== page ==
M. Pierre Tessier: Si je regarde sur le côté personnel, l’expérience que j’ai vécue avec notre garçon m’a fait voir le système de l’intérieur, c’est-à-dire comme un client, comme quelqu’un qui a besoin des services. Il y a du bon et il y a du moins bon dans tout ça. Puis, même si ça fait déjà 10 ans que mon fils n’est plus là, il y a des choses, je suis certain, qui n’ont pas changé. Il y a certainement eu des choses qui se sont améliorées.

Ce que je veux faire, c’est de prendre l’expérience que j’ai vécue, non seulement comme parent, mais comme professionnel. Ça fait quand même 45 ans que je travaille dans le domaine public, où je peux mettre en place et apporter des changements, trouver des solutions et puis de m’assurer que les services qui sont fournis sont fournis d’une façon équitable, mais qu’ils sont aussi fournis d’une façon où les résultats sont quantifiables. Je pense qu’il faut aujourd’hui voir comment est-ce qu’on peut identifier l’impact d’un service. Je pense que ce que je peux apporter à la table, c’est cette vison-là.

Je suis une personne qui regarde le gros portrait en premier, et ensuite, je vois un peu plus profondément—

Le Président (M. John Fraser): Monsieur Tessier, merci.

Mme Marie-France Lalonde: Merci beaucoup.

The Chair (Mr. John Fraser): Mr. Fedeli?

Mr. Victor Fedeli: Thank you very much, Mr. Tessier. I want to welcome you here.

I want to begin by first saying thank you very much for the incredible level of community service that you have participated in in the last several decades, especially the United Way. Thank you very much for your service. I, too, want to express my sympathy for the loss of your son which got you into this field to begin with. Thank you very much, and our condolences.

I want to paint a picture for you and then ask you how you would solve this. I live in North Bay. My riding is Nipissing. Just last week, the LHINs came out with their annual report, so I’m going to paint the picture of what we have and ask you, as a board member, what you would contribute to resolve the issue, if that’s fair.

The average wait time for the CCAC in-home services grew to 70 days last year, well beyond the target that was expected and anticipated. Their goal was 48 days. That’s despite spending $63 million more than they did five years ago. We have seen missed targets in hip surgeries. Knee replacements, MRI scans and CT scans all missed their targets, and so did the 30-day re-admission wait for the case mix groups, the mental health and the substance abuse patients.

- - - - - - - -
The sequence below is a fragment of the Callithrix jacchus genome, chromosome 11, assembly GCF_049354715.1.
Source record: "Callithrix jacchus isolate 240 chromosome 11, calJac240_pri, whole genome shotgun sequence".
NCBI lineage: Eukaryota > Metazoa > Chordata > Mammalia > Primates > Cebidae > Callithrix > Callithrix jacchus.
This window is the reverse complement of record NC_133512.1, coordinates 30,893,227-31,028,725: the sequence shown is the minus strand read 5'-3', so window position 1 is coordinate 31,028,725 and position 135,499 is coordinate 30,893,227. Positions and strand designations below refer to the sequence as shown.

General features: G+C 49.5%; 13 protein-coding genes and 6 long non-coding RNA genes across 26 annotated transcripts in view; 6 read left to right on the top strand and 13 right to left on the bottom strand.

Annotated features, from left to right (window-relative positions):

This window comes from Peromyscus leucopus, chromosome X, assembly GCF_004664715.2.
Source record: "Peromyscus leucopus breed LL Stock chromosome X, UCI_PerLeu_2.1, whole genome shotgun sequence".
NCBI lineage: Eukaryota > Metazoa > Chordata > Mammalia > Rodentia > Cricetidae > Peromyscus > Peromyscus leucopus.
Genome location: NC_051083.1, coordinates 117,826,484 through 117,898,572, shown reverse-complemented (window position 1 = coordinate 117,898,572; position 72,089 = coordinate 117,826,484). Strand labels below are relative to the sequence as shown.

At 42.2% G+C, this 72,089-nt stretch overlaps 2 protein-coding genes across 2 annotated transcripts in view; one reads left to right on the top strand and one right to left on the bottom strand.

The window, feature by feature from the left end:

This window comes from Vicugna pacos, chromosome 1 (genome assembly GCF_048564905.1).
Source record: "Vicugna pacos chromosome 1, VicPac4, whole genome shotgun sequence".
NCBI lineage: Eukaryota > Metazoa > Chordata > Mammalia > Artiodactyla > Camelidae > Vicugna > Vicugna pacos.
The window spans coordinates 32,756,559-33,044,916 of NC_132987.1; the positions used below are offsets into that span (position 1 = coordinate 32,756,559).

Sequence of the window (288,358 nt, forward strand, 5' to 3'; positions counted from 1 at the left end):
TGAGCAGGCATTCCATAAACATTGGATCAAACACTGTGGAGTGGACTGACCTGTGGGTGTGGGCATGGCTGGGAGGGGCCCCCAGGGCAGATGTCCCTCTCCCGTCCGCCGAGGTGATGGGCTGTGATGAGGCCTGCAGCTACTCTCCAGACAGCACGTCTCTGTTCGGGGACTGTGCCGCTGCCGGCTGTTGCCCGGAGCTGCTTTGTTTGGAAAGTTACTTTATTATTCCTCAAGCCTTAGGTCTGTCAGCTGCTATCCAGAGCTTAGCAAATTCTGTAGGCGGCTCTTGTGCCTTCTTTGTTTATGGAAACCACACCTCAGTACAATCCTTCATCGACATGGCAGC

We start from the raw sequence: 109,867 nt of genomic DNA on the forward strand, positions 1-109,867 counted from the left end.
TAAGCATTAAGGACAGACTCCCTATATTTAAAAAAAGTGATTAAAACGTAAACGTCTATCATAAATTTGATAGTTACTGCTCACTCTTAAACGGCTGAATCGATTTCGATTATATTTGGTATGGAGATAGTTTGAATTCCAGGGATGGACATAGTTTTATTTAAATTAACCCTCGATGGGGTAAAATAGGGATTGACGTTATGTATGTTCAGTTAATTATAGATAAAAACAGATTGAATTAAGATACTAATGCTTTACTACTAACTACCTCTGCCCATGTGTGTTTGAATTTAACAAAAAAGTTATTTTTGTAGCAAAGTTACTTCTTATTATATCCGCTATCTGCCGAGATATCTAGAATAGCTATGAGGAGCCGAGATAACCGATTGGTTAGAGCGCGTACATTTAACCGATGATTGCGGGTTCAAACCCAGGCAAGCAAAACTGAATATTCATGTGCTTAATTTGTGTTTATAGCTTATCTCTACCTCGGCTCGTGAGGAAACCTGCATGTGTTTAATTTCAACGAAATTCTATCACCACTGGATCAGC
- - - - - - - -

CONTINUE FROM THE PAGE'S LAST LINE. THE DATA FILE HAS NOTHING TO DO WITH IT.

You’re a new board member. You walk into this. What would you do?

Mr. Pierre Tessier: As I mentioned a few minutes ago, my approach to most things is that I have to take a look at the big picture first. I need to understand what it is we’re dealing with. You have to understand also that, since I haven’t been on a LHIN board, I don’t know the intricacies of the LHIN board, per se.

My questioning would be as to breaking down what it is that we’re supposed to do, and then subsequently saying, “How are we actually doing what we’re supposed to do”; in other words, keeping it down so that if we can identify ways and means to improve the way services are provided, or wait times are reduced, then I think we need to address those.

As a board member, I think I would question—I guess, in a sense, because I have less experience in the actual health field, the odds are I’m probably going to ask questions that are more difficult, for the one I’m asking the questions to, to respond to, because I’m asking it in part out of ignorance but in part out of curiosity, to see: Why are are doing this? Why is it being done this particular way and not some other way? Is innovation part of the issue? Are there are other mechanisms that we can use to provide the services? I think that’s the approach that I would take initially.

Once I get immersed in more knowledge about the intricacies of what the LHIN board does, then my questioning might be a little different. But I still remain a person who looks at things in a very pragmatic way, and I try to find solutions from that standpoint.